Conversely, workers said they believe their ability to create, innovate, and engage with customers is much better while working in the office. Respondents also cited the ability to connect with their colleagues in person at the office as one of the most important benefits of working on site. Other factors driving the decision to work in the office include leadership expectations and enhanced opportunities for self-development. 

“People really are the new office amenity, where side conversations, networking, and mentorship opportunities reinforce the importance of the social aspects of work,” says Marsh. “It’s no longer as important to have an office located next to the best restaurants or gyms. Now it is more important to have an office design that encourages people to socially connect with colleagues and engage with customers.” She adds that the data gathered for the survey is remarkably consistent among PLASTARC’s clients across all industries. 

Creating Fixed, Fluid, and Flex Spaces 

“No matter the size of a company’s real estate portfolio, even companies with just one location and one facility still need to create a diversity of workspaces for people to use when they come into the office,” says Marsh. “We have been advocating for this flexible approach to real estate decision-making since long before COVID-19. Now more than ever, the approach is applicable to a wide range of organizations that are facing a common challenge of underutilized office spaces.”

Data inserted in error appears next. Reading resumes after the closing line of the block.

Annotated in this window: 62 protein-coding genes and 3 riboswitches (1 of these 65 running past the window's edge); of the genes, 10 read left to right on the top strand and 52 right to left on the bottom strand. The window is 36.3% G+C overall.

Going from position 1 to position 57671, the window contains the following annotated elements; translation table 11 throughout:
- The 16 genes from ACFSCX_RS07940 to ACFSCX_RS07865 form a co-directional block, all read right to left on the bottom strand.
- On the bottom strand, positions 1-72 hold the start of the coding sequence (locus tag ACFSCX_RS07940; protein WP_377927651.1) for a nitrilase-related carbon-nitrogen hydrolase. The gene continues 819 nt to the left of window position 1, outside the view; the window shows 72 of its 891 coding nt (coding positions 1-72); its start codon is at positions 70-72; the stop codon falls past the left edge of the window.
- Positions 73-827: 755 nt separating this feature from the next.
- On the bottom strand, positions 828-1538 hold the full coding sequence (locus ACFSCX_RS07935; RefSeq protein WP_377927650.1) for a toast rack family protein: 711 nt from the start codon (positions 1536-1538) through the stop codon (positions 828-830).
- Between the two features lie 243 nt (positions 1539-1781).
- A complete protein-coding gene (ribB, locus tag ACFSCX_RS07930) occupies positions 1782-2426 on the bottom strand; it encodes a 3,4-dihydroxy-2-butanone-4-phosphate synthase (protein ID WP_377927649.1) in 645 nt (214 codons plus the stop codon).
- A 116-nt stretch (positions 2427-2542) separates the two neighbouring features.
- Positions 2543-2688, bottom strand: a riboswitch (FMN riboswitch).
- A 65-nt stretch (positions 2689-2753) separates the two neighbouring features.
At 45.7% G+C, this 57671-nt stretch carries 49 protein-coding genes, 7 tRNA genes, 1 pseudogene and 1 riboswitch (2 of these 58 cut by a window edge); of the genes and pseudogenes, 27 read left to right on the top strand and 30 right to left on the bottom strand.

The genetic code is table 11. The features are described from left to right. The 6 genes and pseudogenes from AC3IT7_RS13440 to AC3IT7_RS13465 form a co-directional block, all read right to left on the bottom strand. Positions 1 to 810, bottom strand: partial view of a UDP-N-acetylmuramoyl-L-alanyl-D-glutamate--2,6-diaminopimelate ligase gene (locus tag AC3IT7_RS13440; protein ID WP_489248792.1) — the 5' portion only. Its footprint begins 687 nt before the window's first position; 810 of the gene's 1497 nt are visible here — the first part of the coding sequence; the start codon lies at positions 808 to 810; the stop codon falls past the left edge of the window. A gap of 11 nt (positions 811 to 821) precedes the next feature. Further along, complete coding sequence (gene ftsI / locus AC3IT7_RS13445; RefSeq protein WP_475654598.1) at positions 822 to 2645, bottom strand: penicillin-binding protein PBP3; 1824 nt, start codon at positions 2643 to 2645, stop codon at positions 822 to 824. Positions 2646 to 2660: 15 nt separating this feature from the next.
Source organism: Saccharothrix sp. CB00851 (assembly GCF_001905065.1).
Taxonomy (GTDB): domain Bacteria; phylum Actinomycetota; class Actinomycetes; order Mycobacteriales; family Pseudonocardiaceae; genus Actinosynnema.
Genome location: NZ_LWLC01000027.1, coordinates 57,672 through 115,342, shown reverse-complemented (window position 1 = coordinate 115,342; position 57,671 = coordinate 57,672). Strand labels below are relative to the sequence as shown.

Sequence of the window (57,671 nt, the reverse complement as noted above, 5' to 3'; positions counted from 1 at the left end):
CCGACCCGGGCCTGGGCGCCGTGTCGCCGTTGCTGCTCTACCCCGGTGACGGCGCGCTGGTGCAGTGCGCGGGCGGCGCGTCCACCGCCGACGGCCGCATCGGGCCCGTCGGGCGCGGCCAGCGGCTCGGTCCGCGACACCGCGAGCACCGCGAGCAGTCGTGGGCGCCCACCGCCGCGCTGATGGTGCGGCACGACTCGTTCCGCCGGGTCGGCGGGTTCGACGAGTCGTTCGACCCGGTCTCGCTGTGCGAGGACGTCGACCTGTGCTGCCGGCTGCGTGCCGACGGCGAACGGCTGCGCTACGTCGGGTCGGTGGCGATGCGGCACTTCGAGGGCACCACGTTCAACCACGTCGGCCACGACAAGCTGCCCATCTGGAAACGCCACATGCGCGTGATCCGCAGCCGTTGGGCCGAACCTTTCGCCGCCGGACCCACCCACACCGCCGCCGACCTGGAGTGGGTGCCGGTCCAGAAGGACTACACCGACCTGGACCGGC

Marsh explains that thinking of space needs in these three different layers allows organizations to create more flexibility in how to approach real-estate decisions: 

  • Fixed spaces are core, essential operational spaces. 
  • Fluid spaces support dynamic work.
  • Flex coworking spaces support the surges and situational needs of a workplace. 

“Since the opportunity to collaborate is the main reason that people now want to head into the office, creating more flex spaces is critical as companies look to redesign their space,” says Marsh. 

ABW Transformation